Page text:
Hackers exploit voicemail to hijack WhatsApp accounts in Israel
MANILA, Philippines – Israeli authorities have warned its citizens of a current hacking scheme aiming to hijack WhatsApp accounts by exploiting a voicemail vulnerability, said cybersecurity firm Sophos in a blog post.
While the scheme surfaced in Israel, other countries with similar systems may be prone to similar vulnerabilities. The scheme begins with hackers making a request to register a user's phone number to a WhatsApp account on their own phone. WhatsApp, as most messaging apps do today, will send an SMS to the phone number that the hacker input.
The trick that the hackers do is that they attempt the registration at odd hours when a person is most likely asleep or at any time when the person will not be able to likely see the code being sent by WhatsApp. If WhatsApp detects that the code isn't being input, it offers to call the user for it to read aloud the code. If the target misses that call, the call goes to voicemail – that's where the hacker can fish out the code, and eventually take over the account associated with the number they targeted.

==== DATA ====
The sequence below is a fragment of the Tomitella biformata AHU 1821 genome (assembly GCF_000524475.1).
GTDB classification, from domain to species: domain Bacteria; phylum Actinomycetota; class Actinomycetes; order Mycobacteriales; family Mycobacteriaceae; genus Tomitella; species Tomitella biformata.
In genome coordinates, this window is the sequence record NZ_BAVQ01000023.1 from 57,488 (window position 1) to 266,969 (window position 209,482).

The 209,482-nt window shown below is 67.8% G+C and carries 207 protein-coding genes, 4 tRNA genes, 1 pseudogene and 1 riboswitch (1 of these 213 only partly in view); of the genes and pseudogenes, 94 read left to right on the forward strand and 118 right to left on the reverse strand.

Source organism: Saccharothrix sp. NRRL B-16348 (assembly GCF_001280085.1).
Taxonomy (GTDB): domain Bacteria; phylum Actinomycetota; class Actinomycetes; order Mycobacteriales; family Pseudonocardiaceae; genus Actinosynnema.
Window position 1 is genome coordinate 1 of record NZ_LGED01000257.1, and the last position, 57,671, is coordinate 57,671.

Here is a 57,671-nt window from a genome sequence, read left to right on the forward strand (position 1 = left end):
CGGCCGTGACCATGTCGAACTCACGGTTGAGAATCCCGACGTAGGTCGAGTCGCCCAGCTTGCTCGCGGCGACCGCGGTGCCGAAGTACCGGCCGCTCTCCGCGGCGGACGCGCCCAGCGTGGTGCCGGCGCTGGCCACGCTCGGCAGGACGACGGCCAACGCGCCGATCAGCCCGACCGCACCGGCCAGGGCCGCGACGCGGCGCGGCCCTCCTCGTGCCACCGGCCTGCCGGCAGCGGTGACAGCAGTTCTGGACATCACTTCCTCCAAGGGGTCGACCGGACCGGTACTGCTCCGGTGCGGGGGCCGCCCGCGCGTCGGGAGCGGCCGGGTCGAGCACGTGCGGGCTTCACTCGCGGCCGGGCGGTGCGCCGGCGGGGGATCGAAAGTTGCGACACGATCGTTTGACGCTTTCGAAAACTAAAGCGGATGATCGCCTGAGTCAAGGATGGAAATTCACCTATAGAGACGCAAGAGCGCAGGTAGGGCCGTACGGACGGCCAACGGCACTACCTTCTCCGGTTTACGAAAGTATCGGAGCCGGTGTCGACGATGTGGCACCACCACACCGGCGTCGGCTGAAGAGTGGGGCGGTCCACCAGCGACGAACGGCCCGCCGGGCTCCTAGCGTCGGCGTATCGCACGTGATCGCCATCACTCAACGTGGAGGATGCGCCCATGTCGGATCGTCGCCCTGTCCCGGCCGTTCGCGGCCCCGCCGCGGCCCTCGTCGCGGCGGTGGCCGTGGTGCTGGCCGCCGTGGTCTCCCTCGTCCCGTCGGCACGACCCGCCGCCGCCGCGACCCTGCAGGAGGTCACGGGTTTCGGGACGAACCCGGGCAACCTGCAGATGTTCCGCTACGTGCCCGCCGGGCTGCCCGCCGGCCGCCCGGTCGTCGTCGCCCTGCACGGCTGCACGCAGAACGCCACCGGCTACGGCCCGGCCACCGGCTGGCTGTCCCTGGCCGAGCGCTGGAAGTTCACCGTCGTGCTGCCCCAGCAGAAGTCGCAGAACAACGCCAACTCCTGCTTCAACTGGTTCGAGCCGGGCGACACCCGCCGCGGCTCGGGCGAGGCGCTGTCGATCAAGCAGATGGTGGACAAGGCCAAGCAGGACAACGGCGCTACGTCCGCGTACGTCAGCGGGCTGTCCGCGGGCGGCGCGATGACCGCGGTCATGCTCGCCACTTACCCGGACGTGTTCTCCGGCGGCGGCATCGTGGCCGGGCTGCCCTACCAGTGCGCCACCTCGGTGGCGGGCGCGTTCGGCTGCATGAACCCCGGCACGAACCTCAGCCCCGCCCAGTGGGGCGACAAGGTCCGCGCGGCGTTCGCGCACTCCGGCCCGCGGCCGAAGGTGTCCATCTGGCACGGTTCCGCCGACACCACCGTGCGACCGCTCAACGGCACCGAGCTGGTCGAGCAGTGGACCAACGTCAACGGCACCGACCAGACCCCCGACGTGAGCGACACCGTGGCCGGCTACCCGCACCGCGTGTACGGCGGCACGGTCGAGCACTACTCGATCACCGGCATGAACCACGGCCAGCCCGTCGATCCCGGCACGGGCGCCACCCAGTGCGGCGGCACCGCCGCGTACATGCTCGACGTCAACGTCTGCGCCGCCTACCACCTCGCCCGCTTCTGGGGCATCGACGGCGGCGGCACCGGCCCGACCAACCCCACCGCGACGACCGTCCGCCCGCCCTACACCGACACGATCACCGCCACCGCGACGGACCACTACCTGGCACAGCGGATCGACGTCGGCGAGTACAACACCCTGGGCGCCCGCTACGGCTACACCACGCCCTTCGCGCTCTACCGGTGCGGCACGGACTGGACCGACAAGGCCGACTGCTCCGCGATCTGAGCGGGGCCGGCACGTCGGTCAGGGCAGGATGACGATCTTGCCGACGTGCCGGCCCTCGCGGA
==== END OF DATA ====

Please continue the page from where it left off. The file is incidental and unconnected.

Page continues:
To fish out the voicemail containing the WhatsApp code, the hacker calls a phone number on the carrier network where voicemails are stored, inputs the target's phone number, and guesses the 4-number PIN. This is where the vulnerability lies. Most users in Israel, or any country where carriers provide mobile access to voicemails, don't change the default PIN, which is usually 0000 or 1234, said cybersecurity firm Sophos.
"When the attacker uses the default PIN to access the victim’s voicemail, they can hear the code and then enter it into their own device, completing the transfer of the victim’s phone number to their own WhatsApp account," explained Sophos.
The hacker then enables two-step verification, which locks out the WhatsApp account from the original owner. The hacker is then able to hold the account for ransom, or find things in the account that may be used for blackmail. – Rappler.com